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Cue the sniffles. Spring is lovely, but there are some days we’d forgo the tulips and the trees and the cherry blossoms if it meant we didn’t have to keep a to-go pack of tissues in our pocket at all times. Still, with a handful of small steps, you can help soften the allergy blow at home.

RELATED: 7 Places in Your House That Are Making Your Allergies Worse

vacuum mattress
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Vacuum Your Mattress

Damn you, dust mites. The best defense against these microscopic creatures (which can cause allergy symptoms to pick up) is the crevice tool on your vacuum. Strip your mattress and go over every nook and cranny at least once a month.

RELATED: The One Thing You Should Do to Your Mattress Once a Month

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…And Your Couch

Unless it’s leather, fabric upholstery tends to be another pollen and dust trap. Giving it a once-over with your vacuum every other week will help minimize sniffles.

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Wash Your Sheets Weekly

Especially if you sleep with the windows open. (You’d be surprised how much pollen drifts in with the breeze.) Hot water is the best for zapping allergens, FYI.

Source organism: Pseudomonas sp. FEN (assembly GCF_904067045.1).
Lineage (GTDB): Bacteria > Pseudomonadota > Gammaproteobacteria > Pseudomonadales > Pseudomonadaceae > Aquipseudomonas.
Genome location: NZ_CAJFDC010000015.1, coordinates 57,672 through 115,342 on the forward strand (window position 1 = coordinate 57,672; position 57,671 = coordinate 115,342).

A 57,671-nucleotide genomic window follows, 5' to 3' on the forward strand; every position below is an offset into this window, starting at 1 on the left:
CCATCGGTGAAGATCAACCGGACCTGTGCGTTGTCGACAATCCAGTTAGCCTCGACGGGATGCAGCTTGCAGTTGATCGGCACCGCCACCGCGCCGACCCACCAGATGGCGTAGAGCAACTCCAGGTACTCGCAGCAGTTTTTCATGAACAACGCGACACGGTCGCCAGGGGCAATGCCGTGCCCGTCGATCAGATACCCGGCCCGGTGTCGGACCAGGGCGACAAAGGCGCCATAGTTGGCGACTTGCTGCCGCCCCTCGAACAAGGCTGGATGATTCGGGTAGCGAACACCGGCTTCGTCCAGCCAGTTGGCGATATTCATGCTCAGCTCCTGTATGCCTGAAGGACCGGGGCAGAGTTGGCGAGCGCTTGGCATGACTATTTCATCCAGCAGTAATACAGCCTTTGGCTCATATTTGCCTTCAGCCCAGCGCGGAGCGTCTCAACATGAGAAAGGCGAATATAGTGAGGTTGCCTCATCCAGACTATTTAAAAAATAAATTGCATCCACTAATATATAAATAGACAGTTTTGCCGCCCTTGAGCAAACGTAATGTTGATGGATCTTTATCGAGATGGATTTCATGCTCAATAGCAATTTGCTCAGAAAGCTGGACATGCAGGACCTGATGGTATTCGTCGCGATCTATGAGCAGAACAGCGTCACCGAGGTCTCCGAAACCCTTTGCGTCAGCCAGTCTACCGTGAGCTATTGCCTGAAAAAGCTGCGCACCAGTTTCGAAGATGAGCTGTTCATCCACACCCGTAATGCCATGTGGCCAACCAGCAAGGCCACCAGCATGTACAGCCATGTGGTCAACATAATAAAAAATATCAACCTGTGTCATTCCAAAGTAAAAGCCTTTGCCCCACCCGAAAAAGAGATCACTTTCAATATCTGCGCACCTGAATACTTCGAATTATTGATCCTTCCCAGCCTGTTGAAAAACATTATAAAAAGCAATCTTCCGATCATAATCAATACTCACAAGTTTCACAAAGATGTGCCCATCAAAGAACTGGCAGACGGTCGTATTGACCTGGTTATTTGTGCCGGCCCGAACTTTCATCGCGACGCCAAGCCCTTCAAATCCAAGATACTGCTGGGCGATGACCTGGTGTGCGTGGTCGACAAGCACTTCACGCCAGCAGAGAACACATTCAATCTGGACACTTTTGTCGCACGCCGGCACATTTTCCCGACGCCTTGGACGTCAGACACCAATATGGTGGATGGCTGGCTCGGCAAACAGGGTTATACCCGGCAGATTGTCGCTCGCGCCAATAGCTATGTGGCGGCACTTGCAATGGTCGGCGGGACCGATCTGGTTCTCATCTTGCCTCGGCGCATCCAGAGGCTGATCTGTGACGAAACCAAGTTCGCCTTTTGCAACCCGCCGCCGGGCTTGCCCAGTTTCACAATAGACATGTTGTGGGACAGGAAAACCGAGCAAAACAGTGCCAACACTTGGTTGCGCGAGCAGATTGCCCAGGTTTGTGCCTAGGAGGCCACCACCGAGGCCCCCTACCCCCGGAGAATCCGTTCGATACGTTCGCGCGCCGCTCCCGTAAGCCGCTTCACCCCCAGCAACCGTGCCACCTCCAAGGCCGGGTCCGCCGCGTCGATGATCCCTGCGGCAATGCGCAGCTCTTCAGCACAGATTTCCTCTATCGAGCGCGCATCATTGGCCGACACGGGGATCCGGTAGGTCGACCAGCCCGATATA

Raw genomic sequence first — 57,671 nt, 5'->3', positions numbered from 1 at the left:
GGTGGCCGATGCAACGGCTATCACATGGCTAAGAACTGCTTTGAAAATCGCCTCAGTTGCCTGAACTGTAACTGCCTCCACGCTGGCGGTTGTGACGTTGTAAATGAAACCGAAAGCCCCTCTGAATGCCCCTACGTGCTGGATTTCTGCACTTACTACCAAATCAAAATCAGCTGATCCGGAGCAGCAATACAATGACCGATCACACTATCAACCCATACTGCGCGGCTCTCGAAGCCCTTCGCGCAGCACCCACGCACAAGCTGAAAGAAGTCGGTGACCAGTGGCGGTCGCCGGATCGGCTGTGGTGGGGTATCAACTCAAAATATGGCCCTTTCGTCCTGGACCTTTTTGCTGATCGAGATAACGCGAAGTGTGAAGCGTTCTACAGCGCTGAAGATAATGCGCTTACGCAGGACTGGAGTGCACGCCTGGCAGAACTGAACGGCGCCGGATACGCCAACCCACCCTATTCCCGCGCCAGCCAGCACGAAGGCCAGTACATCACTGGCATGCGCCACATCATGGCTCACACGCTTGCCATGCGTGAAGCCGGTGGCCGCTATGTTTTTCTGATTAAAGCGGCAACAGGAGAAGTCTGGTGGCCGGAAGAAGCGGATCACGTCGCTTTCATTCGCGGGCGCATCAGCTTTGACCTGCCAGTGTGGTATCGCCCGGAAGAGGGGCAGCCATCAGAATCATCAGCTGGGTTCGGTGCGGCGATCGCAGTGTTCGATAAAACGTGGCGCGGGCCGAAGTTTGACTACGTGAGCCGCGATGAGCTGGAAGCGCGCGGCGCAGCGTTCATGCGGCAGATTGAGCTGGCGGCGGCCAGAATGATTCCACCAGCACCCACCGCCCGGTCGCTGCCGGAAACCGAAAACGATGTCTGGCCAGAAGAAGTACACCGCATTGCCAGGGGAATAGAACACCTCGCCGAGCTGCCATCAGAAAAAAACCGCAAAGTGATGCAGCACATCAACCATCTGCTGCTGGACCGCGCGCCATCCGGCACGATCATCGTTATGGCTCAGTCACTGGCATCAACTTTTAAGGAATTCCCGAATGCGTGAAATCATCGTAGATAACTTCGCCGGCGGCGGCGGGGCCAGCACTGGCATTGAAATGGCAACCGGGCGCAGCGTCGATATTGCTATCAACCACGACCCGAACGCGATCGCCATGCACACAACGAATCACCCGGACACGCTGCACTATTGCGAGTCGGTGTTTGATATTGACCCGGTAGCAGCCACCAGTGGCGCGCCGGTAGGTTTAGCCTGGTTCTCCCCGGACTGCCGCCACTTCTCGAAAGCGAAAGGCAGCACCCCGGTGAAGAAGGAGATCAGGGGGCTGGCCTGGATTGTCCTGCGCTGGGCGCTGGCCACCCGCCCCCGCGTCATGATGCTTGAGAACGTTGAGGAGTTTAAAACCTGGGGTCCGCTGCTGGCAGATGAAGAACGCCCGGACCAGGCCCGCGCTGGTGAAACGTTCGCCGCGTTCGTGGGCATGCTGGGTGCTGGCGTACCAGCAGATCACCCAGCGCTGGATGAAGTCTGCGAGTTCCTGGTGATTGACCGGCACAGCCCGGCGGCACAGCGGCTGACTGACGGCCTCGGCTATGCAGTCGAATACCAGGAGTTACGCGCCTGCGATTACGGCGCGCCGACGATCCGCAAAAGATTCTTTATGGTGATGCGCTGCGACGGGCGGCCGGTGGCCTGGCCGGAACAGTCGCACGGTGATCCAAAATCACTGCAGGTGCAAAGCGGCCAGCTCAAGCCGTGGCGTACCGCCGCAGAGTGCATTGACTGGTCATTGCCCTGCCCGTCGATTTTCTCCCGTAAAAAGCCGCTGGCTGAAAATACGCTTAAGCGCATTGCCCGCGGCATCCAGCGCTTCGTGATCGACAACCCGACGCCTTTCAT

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Clean the Area Beneath Your Bed

You already know it’s a dust bunny haven, but it’s also a receptacle for pollen and other allergens to collect. An easy strategy: When you vacuum your mattress and wash your sheets, take that time to clear (and clean) beneath your bed frame, too.

clean AC filters
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Give Your Air Conditioner Filters a Good Scrub-Down

It’s as simple as popping them out of your window unit and soaking them in warm, soapy water to remove any air-particle buildup. (A little elbow grease is required, but you can handle it, we promise.)

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And Machine Wash Your Curtains

Be honest: Have you ever washed them? (Yep, us either.) All those folds are just another place for pollen and dust to catch and latch onto. Just be sure to check the washing instructions on the label first.

RELATED: 7 Common Allergy Myths, Busted

method soap
@methodhome/Instagram

Replace Toxic Cleaners With Natural Ones

Chemical-based detergents and cleaning products—and the noxious odors they give off—can actually aggravate allergy symptoms. Swap them out for something plant-based instead. (We love the Method line.)

air filter
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And Pick Up an Air Purifier

OK, so it’s an investment up front, but an air purifier (like this one from Dyson) can actually capture pollen, mold and bacteria that are airborne inside your home. (It’s especially great if you keep your windows closed up and run your AC.)

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Relocate Plants to a Place With Good Circulation

Whether it’s coming from a breeze or an oscillating fan, a good airflow around your philodendron will prevent mold from building up when temps start to climb.

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And Set a Strict No-Shoes-in-the-House Policy for the Season

It’s all about minimizing how many allergens you track in. (Yep, pollen latches onto your espadrilles, too.)

RELATED: Is It a Cold or Is It Seasonal Allergies (Aka What the Heck is Happening to Me?)

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